- we bought kid-friendly coat hooks and hung them on her door, the bathroom door, and the front door at the highest height she could reach. This is to give her more autonomy. She hangs her own hand towel and dries her hands herself, gets and puts away her own coat, and has her own drawer in the shoe cabinet by the front door that she can put her shoes in herself.
- at this point, my belly is her property. She tells strangers that her "hermanito" is in there when we are out. Anything she is doing, she expects to be able to incorporate her "hermanito".
- We are trying hard to remind her "hermanito, un nino con pene, o una hermanita, una nina con vulva" (bad translation at that link! vulva is the same in Spanish and English!) We do ask her if she thinks it might be one or the other. She usually says "hermanito" but I think that's just because it's the first part of the phrase. We'll find out in 6 weeks...
- we got these books: I'm a Big Sister! When You Were Inside Mommy, and The New Baby at Your House. We skip parts of all of these stories and just talk about the pictures on some pages - they address some of the negative feelings that a small child may have when a sibling is born: jealousy, regression, etc. If the Guajolotita #1 starts to do those things, it will be useful to have those books to talk about them but for right now we are keeping it positive.
- We bring her to almost all midwife visits. We told her she will hear the corazon de su hermanito, and she seemed to start to understand around week 30. She talked all the way there about it, she was very excited - and when the midwife put the doppler on my belly and turned the speaker towards her, you could see the wheels turning: she looked at my belly and at the speaker and at me, again and again, with these big eyes. She talked about it for days afterwards too. She'd heard the heartbeat on the doppler before, but I think we'd just told her that the sound was her hermanito - this time the different phrasing (and her getting just a bit older and understanding more) seemed to make a difference.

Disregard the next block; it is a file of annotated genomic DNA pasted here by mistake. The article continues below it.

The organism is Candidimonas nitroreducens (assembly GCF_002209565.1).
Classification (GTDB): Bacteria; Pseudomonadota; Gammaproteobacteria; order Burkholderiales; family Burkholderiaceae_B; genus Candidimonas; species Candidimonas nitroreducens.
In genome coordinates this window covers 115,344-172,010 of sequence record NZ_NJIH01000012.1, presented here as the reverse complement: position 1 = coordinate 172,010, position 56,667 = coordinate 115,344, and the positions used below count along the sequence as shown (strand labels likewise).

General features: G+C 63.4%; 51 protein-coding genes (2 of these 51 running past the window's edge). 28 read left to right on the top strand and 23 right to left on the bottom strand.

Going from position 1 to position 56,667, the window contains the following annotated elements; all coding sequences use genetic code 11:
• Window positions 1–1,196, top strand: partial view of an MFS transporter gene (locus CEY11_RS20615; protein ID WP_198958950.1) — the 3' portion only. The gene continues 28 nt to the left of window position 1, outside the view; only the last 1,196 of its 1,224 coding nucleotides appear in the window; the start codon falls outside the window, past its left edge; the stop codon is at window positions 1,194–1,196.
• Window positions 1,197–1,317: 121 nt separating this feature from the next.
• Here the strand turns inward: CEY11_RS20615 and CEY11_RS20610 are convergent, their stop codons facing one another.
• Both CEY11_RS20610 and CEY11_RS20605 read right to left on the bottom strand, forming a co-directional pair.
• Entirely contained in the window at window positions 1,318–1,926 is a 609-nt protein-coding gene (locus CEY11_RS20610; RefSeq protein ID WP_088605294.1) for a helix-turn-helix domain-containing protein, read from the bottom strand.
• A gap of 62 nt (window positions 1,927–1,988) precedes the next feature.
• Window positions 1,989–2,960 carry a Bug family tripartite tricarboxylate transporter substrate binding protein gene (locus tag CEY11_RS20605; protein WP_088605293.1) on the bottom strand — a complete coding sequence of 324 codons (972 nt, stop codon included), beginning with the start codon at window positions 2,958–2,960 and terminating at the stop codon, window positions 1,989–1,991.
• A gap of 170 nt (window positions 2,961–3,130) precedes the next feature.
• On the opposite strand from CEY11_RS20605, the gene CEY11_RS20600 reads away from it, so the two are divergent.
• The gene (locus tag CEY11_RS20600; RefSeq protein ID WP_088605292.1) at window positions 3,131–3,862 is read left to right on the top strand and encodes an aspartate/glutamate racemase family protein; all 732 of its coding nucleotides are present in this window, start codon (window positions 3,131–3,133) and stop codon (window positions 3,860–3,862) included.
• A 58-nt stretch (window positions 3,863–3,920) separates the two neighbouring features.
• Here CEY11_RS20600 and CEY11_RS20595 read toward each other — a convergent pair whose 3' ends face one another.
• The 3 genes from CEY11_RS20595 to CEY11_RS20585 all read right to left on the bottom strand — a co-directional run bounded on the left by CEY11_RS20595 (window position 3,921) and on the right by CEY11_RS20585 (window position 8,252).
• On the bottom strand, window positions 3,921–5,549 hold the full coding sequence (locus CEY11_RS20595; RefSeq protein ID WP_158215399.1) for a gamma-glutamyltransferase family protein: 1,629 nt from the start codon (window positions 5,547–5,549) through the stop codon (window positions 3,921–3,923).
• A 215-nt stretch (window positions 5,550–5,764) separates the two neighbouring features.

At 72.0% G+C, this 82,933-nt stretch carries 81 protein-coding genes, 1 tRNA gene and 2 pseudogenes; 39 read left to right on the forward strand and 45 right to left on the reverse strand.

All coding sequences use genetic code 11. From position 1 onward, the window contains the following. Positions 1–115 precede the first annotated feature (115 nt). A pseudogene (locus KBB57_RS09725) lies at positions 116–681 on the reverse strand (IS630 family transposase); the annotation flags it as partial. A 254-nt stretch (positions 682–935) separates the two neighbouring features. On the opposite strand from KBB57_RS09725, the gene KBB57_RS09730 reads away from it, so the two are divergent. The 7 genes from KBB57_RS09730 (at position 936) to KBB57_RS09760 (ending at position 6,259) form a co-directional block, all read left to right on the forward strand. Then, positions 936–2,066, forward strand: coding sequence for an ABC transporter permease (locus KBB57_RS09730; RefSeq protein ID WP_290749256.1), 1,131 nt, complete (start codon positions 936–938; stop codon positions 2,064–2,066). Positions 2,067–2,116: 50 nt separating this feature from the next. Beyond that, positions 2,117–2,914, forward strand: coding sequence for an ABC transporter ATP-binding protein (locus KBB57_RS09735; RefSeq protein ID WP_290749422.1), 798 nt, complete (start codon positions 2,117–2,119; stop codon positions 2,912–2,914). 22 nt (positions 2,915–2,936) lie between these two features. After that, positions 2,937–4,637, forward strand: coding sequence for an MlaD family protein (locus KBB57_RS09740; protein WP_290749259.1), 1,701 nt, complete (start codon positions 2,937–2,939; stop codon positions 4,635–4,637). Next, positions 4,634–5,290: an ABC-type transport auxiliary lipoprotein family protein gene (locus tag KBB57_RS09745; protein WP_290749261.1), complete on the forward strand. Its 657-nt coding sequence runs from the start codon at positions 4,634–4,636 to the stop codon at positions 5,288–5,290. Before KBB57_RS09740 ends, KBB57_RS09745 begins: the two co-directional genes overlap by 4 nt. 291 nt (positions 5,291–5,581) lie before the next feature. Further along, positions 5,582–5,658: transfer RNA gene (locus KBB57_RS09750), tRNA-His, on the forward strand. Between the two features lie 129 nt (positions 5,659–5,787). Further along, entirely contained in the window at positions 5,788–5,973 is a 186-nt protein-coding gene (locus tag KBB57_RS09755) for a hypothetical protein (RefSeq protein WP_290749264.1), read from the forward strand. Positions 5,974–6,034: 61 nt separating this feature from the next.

Preparations not yet undertaken:
- Week 36? install infant carseat so she gets used to having a roommate in the back seat, having to get in and out of the car on the driver's side, etc.
- Week 37? get out/put together the baby gear: bouncy seat, co-sleeper, diapers&changing pad, tummy time mat, rock-n-play sleeper. So she learns that these are not toys, they are only for the baby.
- Week 36? Wash and put away the baby clothes.
- I'd like for her to learn how to dress herself some more. She can almost do her undies & socks & shoes herself, and she can take off most of her shirts herself. She's learning to pull her pants down too. I think with some focus she can learn to do at least her undies and pants on and off mostly herself.
- We need a way for her to eat at the dining table with us. Right now all 3 of us eat at her kid-sized table in the kitchen - which only has space really for 2 toddlers. Add a baby to one toddler and two adults and there's just no way.
- She needs to learn to fall asleep without someone immediately next to her bed. She's starting to object less if I move from the chair next to her bed to the glider in her room. I figure I'll be sitting in there nursing a baby anyway so it's OK for her to expect someone to be there, but she needs to accept that I won't be immediately next to her bed.
- What else?!?